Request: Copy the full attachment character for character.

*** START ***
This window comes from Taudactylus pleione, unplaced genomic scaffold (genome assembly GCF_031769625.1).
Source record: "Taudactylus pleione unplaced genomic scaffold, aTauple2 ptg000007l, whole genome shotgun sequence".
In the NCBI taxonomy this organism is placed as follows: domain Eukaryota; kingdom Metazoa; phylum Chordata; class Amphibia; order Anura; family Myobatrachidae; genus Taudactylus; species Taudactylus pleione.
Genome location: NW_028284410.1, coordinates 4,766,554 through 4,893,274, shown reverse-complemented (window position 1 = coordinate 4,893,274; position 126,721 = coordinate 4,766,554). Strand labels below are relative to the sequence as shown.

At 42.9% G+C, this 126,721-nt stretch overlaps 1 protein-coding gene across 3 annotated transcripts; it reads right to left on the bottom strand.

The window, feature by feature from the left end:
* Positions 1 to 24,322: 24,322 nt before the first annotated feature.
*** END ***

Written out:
This window comes from Taudactylus pleione, unplaced genomic scaffold (genome assembly GCF_031769625.1).
Source record: "Taudactylus pleione unplaced genomic scaffold, aTauple2 ptg000007l, whole genome shotgun sequence".
In the NCBI taxonomy this organism is placed as follows: domain Eukaryota; kingdom Metazoa; phylum Chordata; class Amphibia; order Anura; family Myobatrachidae; genus Taudactylus; species Taudactylus pleione.
Genome location: NW_028284410.1, coordinates 4,766,554 through 4,893,274, shown reverse-complemented (window position 1 = coordinate 4,893,274; position 126,721 = coordinate 4,766,554). Strand labels below are relative to the sequence as shown.

At 42.9% G+C, this 126,721-nt stretch overlaps 1 protein-coding gene across 3 annotated transcripts; it reads right to left on the bottom strand.

The window, feature by feature from the left end:
* Positions 1 to 24,322: 24,322 nt before the first annotated feature.